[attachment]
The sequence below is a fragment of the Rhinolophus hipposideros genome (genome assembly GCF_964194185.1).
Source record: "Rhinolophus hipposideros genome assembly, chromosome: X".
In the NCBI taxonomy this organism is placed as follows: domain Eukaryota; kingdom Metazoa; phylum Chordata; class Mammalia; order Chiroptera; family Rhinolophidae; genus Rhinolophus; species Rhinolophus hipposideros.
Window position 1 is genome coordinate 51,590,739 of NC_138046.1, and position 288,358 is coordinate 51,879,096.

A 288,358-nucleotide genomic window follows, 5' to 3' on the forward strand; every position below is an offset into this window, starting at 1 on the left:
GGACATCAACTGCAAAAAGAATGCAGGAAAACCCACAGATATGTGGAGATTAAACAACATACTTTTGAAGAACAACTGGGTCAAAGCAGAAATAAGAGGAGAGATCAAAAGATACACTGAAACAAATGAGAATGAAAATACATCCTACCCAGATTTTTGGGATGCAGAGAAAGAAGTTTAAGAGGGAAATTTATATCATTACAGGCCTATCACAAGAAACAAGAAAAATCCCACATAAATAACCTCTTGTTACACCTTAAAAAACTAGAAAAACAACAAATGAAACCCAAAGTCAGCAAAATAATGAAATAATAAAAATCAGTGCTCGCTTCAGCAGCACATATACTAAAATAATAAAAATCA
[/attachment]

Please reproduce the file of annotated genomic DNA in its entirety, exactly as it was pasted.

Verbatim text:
The sequence below is a fragment of the Rhinolophus hipposideros genome (genome assembly GCF_964194185.1).
Source record: "Rhinolophus hipposideros genome assembly, chromosome: X".
In the NCBI taxonomy this organism is placed as follows: domain Eukaryota; kingdom Metazoa; phylum Chordata; class Mammalia; order Chiroptera; family Rhinolophidae; genus Rhinolophus; species Rhinolophus hipposideros.
Window position 1 is genome coordinate 51,590,739 of NC_138046.1, and position 288,358 is coordinate 51,879,096.

A 288,358-nucleotide genomic window follows, 5' to 3' on the forward strand; every position below is an offset into this window, starting at 1 on the left:
GGACATCAACTGCAAAAAGAATGCAGGAAAACCCACAGATATGTGGAGATTAAACAACATACTTTTGAAGAACAACTGGGTCAAAGCAGAAATAAGAGGAGAGATCAAAAGATACACTGAAACAAATGAGAATGAAAATACATCCTACCCAGATTTTTGGGATGCAGAGAAAGAAGTTTAAGAGGGAAATTTATATCATTACAGGCCTATCACAAGAAACAAGAAAAATCCCACATAAATAACCTCTTGTTACACCTTAAAAAACTAGAAAAACAACAAATGAAACCCAAAGTCAGCAAAATAATGAAATAATAAAAATCAGTGCTCGCTTCAGCAGCACATATACTAAAATAATAAAAATCA